Life in the Universe

Astronomy 6 -- Spring 2006

DRL A6 MWF 11 am-12 noon

Instructor: Ravi K. Sheth

Welcome to Life in the Universe. In this class, we will discuss and learn about the origin and evolution of life and the search for life in the Universe (including on Earth and on other planets and moons of the Solar System). We will discuss topics in physics, chemistry, biology, geology, and astronomy that are related to Astrobiology and the search for life in the Universe.

This course satisfies the General requirement - Sector VI: The Physical World. This course also fulfills the College Quantitative Data Analysis requirement. In particular, one of the lab assignments will require you to think about data analysis. Don't worry, I'll give you instructions and guidelines.

In this class we will have lectures, which will include demonstrations and in-class group discussions. You will also be asked to carry out a laboratory assignment, complete three or four homework assignments, and write a modest term paper. In addition, you will have the opportunity to make an oral presentation as part of a group. There will also be one midterm and one final exam (see below for grading scheme).

Required math skills: Math and manipulation of numbers and mathematical expressions will be required in this course. Every single one of you has all of the math skills (standard high school math) needed for this course. Don't be afraid, and don't be afraid to ask questions if you get stuck!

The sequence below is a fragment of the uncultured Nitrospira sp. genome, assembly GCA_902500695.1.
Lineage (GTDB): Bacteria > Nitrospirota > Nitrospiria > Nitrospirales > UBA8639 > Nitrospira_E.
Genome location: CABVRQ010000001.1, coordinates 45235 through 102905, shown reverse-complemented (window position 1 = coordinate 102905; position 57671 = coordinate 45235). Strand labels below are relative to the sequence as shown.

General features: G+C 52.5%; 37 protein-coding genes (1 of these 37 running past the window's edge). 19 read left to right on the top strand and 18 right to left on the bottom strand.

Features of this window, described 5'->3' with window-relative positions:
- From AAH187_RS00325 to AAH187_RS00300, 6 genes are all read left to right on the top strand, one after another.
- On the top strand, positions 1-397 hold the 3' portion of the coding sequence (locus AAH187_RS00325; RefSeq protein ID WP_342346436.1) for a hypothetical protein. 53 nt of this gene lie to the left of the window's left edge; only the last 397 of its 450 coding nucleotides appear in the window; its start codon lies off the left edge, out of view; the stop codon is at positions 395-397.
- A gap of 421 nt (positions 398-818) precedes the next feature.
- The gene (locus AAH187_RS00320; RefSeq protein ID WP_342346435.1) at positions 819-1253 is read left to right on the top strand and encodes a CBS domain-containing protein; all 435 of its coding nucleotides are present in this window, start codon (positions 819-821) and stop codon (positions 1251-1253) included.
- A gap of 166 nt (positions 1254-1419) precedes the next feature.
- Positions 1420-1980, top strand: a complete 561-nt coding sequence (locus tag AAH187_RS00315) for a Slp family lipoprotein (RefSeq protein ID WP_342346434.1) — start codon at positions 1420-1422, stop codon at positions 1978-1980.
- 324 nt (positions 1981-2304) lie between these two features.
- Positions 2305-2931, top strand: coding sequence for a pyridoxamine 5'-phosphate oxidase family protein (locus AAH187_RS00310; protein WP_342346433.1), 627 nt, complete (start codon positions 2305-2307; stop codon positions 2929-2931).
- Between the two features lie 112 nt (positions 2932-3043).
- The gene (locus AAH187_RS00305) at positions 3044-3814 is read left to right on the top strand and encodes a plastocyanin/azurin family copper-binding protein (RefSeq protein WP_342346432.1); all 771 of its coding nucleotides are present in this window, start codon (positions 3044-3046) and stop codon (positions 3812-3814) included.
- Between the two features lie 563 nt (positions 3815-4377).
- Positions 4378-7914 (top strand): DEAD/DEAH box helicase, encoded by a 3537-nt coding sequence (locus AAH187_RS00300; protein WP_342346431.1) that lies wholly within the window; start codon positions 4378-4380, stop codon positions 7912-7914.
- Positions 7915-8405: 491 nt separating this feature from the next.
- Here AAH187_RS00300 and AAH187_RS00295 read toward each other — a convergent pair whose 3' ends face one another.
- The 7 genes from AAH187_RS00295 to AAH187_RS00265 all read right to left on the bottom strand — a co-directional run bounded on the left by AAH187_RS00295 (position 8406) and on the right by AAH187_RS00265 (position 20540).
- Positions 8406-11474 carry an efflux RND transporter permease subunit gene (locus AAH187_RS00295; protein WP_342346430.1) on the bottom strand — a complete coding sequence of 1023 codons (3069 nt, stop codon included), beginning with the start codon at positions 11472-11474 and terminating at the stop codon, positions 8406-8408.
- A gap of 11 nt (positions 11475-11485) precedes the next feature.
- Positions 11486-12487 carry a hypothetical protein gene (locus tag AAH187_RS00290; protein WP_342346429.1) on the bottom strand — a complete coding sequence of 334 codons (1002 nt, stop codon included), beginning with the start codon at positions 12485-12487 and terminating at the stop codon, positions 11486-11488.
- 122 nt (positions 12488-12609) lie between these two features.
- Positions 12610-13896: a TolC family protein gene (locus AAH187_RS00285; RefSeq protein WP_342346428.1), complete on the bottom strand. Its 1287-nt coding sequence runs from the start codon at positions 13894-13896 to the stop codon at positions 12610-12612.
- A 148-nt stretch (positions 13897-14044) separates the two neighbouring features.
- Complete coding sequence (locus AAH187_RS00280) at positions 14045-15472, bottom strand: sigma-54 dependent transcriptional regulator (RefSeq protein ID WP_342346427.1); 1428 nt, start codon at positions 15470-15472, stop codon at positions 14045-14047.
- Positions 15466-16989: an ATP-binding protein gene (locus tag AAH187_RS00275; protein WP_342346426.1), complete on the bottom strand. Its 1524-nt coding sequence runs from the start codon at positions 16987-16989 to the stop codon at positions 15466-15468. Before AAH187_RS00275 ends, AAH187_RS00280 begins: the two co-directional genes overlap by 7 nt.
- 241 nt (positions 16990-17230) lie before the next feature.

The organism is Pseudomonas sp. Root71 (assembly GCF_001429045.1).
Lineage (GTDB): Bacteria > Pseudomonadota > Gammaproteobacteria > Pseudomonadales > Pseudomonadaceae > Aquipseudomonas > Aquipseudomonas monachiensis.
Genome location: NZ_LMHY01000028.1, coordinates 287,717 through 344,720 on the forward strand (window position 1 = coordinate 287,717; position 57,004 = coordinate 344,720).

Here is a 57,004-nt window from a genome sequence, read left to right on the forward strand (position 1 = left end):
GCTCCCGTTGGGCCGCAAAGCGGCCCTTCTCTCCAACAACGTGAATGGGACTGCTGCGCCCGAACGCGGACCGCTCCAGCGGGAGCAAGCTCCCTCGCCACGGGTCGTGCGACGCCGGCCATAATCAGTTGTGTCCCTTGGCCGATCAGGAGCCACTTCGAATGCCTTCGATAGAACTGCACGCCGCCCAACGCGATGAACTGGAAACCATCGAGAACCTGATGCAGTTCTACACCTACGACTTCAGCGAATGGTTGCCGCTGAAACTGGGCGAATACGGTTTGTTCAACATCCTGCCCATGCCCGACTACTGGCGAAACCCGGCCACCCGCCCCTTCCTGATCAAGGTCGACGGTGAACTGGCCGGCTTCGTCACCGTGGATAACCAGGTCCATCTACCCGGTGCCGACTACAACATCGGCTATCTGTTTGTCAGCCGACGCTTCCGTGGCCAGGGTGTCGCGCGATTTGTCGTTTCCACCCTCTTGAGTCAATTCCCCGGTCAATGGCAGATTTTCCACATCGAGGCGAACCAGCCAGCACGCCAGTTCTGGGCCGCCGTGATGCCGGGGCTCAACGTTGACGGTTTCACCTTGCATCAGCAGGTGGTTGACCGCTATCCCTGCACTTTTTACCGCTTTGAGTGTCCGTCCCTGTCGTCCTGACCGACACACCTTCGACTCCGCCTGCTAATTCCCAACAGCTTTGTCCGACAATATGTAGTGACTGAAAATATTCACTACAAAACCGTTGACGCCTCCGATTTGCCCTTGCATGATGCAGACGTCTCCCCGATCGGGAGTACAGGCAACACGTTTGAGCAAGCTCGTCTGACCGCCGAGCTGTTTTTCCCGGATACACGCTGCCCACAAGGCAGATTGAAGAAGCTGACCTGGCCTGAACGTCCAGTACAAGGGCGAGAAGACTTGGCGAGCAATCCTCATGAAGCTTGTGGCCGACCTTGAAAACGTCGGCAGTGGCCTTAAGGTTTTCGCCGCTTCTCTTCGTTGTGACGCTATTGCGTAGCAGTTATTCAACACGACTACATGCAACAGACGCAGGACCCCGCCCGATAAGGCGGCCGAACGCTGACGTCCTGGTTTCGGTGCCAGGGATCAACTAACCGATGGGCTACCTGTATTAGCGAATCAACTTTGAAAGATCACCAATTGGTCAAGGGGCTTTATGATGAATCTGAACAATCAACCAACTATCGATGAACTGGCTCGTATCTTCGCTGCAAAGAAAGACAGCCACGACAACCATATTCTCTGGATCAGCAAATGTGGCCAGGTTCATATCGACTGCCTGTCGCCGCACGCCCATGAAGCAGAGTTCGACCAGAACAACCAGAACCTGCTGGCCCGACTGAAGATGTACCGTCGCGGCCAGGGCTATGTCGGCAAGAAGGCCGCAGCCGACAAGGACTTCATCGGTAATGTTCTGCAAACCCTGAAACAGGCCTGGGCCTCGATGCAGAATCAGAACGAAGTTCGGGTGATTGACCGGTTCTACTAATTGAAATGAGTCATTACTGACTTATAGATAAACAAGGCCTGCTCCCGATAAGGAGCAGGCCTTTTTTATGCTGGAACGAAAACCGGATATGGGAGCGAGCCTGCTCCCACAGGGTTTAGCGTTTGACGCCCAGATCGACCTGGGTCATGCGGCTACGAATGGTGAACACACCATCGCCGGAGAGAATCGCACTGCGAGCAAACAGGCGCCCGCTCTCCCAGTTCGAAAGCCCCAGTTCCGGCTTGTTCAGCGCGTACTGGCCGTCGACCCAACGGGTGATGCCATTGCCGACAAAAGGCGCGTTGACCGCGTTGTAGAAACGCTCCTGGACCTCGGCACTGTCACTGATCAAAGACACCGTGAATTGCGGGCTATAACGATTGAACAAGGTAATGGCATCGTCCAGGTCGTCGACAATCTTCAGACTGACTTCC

Office hours: I will have office hours on Mondays and Thursdays from 3-5pm. I am also in my office most days, so you can stop by if you would like to chat. You can also arrange a specific meeting time with me (which guarantees I will be there). If you have a regular conflict with my usual office hours, please talk to me. It is certainly possible to set up another time for office hours if enough people have conflicts.

My only request is that you do not come right before class. I use that time for class preparations rather than seeing individual students.

The other thing is that I strongly recommend - strongly recommend - that you start assignments early and not wait until the last day to come and ask me questions. Similarly, if you get lost in class, do not wait until you are really, really lost - take early action and avoid later problems.

How to find me:
Office: DRL 4N3 (4th floor, north wing, east end of the hall, south side)
Phone: 215 898 5942 (or 85942 from campus phones)

Textbook: There is not a satisfactory astrobiology textbook out there that meets the needs of this class. Therefore, a set of readings has been assigned in a Coursepack; these will be useful for the wide range of topics we will cover. This coursepack is available at Campus Copy Center (3907 Walnut Street; 215 386 6410). The coursepack should cost you about $60 - much cheaper than if you had to buy any of these textbooks individually.

I will also be using a lot of supplemental material in my lectures to augment the coursepack materials. This will sometimes include material that I distribute in class.

Readings have been drawn from over a dozen sources. The library does own some of these books, and you are encouraged to browse them (or similar texts). If you are looking for more resources beyond what is in the coursepack, please do ask. You should feel free to consult any additional references along the way.

What else do we need? You will also need a calculator. Each student will need his/her own calculator! Come see me if you either don't know what calculator to get or find that this is a hardship for you. There is no need to get (or even use) a fancy graphing calculator. You also will need web and email access, but of course that goes without saying.